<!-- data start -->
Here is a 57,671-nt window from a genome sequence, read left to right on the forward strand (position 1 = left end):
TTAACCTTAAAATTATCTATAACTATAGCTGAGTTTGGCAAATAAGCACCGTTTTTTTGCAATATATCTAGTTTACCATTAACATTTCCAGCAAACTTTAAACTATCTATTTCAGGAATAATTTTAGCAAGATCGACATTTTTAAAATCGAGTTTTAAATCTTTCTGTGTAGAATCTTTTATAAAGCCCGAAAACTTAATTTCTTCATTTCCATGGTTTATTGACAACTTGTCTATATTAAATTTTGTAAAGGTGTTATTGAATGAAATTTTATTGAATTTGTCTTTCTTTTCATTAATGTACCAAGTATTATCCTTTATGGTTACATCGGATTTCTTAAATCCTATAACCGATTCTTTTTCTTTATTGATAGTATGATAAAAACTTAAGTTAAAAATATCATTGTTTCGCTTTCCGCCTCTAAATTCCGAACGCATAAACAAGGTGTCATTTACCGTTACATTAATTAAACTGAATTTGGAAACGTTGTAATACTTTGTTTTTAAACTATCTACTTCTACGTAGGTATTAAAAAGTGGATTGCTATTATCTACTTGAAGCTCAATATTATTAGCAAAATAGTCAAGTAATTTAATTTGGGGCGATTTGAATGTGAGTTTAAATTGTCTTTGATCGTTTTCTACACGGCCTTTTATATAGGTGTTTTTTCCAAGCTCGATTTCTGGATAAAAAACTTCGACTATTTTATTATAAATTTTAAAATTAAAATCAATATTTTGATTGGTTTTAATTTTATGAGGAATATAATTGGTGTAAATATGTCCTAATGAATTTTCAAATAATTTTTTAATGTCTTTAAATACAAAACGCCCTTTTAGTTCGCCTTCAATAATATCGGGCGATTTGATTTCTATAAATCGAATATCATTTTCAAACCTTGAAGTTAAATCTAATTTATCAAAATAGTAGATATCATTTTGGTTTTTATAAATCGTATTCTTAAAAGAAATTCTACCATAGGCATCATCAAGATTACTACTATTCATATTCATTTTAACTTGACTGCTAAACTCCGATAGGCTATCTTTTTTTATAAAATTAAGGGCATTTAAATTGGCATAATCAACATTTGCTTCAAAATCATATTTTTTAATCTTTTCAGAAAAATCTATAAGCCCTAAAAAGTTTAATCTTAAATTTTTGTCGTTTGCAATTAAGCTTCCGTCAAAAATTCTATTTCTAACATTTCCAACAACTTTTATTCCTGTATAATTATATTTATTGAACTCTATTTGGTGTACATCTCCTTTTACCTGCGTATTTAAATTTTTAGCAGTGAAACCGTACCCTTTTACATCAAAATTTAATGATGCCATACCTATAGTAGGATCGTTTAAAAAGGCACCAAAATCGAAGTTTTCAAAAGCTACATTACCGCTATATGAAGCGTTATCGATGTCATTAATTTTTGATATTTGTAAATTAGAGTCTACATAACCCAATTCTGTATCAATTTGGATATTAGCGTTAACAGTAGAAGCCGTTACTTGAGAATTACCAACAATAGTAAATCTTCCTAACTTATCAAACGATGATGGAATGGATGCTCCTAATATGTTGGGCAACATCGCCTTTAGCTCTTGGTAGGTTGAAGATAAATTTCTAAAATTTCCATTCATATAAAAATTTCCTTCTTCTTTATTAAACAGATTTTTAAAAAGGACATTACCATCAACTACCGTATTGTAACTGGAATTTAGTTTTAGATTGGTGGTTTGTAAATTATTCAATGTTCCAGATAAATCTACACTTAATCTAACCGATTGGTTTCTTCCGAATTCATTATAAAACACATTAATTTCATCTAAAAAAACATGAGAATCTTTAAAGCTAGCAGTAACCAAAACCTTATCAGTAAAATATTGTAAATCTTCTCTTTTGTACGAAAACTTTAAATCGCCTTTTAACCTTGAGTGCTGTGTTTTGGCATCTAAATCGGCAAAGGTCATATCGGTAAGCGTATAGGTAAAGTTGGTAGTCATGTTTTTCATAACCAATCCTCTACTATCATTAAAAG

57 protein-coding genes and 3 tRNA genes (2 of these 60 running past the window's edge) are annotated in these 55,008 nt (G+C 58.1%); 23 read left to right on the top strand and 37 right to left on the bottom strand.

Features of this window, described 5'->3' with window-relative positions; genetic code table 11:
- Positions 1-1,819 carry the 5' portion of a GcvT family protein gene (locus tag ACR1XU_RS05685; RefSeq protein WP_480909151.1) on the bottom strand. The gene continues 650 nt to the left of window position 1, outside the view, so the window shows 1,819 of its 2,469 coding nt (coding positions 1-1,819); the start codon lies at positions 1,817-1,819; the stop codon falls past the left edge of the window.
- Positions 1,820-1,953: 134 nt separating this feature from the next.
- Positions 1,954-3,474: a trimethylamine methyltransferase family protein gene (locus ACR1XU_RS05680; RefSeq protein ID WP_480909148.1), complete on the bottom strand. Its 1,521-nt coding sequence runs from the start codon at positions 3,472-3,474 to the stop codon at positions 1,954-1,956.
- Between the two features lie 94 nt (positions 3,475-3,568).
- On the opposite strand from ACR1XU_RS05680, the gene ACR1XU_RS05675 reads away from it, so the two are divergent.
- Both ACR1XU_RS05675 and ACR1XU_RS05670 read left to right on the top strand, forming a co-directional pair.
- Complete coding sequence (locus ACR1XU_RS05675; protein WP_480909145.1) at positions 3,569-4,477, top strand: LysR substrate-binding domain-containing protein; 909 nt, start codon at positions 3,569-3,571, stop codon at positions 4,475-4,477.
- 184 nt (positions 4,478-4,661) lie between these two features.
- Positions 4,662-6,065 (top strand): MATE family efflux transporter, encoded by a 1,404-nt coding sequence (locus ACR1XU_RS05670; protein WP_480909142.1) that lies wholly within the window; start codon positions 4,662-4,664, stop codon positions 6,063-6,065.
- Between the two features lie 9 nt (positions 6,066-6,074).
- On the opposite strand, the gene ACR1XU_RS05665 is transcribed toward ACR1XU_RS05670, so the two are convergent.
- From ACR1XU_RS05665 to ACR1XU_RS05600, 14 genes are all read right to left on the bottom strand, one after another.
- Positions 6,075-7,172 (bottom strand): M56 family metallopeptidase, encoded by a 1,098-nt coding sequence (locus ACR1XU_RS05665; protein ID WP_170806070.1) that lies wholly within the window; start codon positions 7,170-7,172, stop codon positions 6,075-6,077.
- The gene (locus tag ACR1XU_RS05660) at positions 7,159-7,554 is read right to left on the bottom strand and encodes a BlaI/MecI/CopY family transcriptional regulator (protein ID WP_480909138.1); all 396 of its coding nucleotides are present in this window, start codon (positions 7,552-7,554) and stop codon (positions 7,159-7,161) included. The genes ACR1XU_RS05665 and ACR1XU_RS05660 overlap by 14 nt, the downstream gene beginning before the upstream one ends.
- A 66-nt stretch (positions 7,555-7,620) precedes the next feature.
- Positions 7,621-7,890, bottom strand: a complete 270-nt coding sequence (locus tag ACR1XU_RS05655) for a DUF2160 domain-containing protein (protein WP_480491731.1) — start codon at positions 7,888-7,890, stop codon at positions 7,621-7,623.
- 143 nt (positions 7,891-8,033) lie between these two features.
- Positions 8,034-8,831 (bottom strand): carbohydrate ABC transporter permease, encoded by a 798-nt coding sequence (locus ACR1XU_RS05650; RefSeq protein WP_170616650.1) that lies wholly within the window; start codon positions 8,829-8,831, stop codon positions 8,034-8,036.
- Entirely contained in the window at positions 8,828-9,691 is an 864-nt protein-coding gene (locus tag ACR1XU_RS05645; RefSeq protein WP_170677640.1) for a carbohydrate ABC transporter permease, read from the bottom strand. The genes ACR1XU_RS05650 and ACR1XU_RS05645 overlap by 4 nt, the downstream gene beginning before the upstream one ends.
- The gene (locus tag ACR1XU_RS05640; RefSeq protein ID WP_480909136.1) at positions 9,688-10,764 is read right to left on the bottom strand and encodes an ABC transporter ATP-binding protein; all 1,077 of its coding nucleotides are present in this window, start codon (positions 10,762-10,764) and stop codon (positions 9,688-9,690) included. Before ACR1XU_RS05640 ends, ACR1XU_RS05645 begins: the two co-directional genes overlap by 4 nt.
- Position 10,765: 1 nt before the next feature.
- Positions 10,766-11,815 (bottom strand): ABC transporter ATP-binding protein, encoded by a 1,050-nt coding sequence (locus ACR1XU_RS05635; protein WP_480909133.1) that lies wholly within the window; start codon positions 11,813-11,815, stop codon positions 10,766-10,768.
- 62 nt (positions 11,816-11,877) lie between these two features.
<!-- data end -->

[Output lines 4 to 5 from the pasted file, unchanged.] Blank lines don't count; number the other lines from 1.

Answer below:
Features of this window, described 5'->3' with window-relative positions; genetic code table 11:
- Positions 1-1,819 carry the 5' portion of a GcvT family protein gene (locus tag ACR1XU_RS05685; RefSeq protein WP_480909151.1) on the bottom strand. The gene continues 650 nt to the left of window position 1, outside the view, so the window shows 1,819 of its 2,469 coding nt (coding positions 1-1,819); the start codon lies at positions 1,817-1,819; the stop codon falls past the left edge of the window.